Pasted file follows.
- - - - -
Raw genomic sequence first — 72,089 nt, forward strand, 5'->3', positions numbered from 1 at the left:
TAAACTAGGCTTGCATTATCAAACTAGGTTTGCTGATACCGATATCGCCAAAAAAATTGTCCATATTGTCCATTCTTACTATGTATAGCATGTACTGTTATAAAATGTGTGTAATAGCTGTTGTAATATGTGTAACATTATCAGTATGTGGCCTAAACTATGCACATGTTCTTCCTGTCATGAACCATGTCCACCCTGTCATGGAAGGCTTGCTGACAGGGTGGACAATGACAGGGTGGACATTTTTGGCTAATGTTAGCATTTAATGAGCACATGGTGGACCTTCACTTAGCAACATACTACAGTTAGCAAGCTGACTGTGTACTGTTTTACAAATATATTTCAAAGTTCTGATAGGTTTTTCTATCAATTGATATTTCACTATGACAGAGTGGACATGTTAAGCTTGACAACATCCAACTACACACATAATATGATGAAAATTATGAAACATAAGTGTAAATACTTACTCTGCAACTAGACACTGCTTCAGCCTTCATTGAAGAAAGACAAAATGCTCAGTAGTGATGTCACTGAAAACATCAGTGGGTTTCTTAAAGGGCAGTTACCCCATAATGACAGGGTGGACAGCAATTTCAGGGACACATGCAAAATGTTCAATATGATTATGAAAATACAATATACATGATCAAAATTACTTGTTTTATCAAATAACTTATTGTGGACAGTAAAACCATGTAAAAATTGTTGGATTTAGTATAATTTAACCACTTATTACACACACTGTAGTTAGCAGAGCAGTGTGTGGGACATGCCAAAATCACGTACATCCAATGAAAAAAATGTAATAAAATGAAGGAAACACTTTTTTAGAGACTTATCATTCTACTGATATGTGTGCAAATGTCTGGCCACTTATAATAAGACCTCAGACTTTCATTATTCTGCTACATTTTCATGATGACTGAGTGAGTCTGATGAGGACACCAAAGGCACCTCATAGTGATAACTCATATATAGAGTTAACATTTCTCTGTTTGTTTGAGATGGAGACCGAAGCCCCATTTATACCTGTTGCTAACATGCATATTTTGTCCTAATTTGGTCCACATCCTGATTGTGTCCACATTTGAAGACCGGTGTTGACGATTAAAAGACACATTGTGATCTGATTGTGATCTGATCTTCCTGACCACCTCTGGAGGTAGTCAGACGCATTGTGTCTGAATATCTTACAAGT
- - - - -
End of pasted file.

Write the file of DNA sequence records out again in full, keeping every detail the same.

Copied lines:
Raw genomic sequence first — 72,089 nt, forward strand, 5'->3', positions numbered from 1 at the left:
TAAACTAGGCTTGCATTATCAAACTAGGTTTGCTGATACCGATATCGCCAAAAAAATTGTCCATATTGTCCATTCTTACTATGTATAGCATGTACTGTTATAAAATGTGTGTAATAGCTGTTGTAATATGTGTAACATTATCAGTATGTGGCCTAAACTATGCACATGTTCTTCCTGTCATGAACCATGTCCACCCTGTCATGGAAGGCTTGCTGACAGGGTGGACAATGACAGGGTGGACATTTTTGGCTAATGTTAGCATTTAATGAGCACATGGTGGACCTTCACTTAGCAACATACTACAGTTAGCAAGCTGACTGTGTACTGTTTTACAAATATATTTCAAAGTTCTGATAGGTTTTTCTATCAATTGATATTTCACTATGACAGAGTGGACATGTTAAGCTTGACAACATCCAACTACACACATAATATGATGAAAATTATGAAACATAAGTGTAAATACTTACTCTGCAACTAGACACTGCTTCAGCCTTCATTGAAGAAAGACAAAATGCTCAGTAGTGATGTCACTGAAAACATCAGTGGGTTTCTTAAAGGGCAGTTACCCCATAATGACAGGGTGGACAGCAATTTCAGGGACACATGCAAAATGTTCAATATGATTATGAAAATACAATATACATGATCAAAATTACTTGTTTTATCAAATAACTTATTGTGGACAGTAAAACCATGTAAAAATTGTTGGATTTAGTATAATTTAACCACTTATTACACACACTGTAGTTAGCAGAGCAGTGTGTGGGACATGCCAAAATCACGTACATCCAATGAAAAAAATGTAATAAAATGAAGGAAACACTTTTTTAGAGACTTATCATTCTACTGATATGTGTGCAAATGTCTGGCCACTTATAATAAGACCTCAGACTTTCATTATTCTGCTACATTTTCATGATGACTGAGTGAGTCTGATGAGGACACCAAAGGCACCTCATAGTGATAACTCATATATAGAGTTAACATTTCTCTGTTTGTTTGAGATGGAGACCGAAGCCCCATTTATACCTGTTGCTAACATGCATATTTTGTCCTAATTTGGTCCACATCCTGATTGTGTCCACATTTGAAGACCGGTGTTGACGATTAAAAGACACATTGTGATCTGATTGTGATCTGATCTTCCTGACCACCTCTGGAGGTAGTCAGACGCATTGTGTCTGAATATCTTACAAGT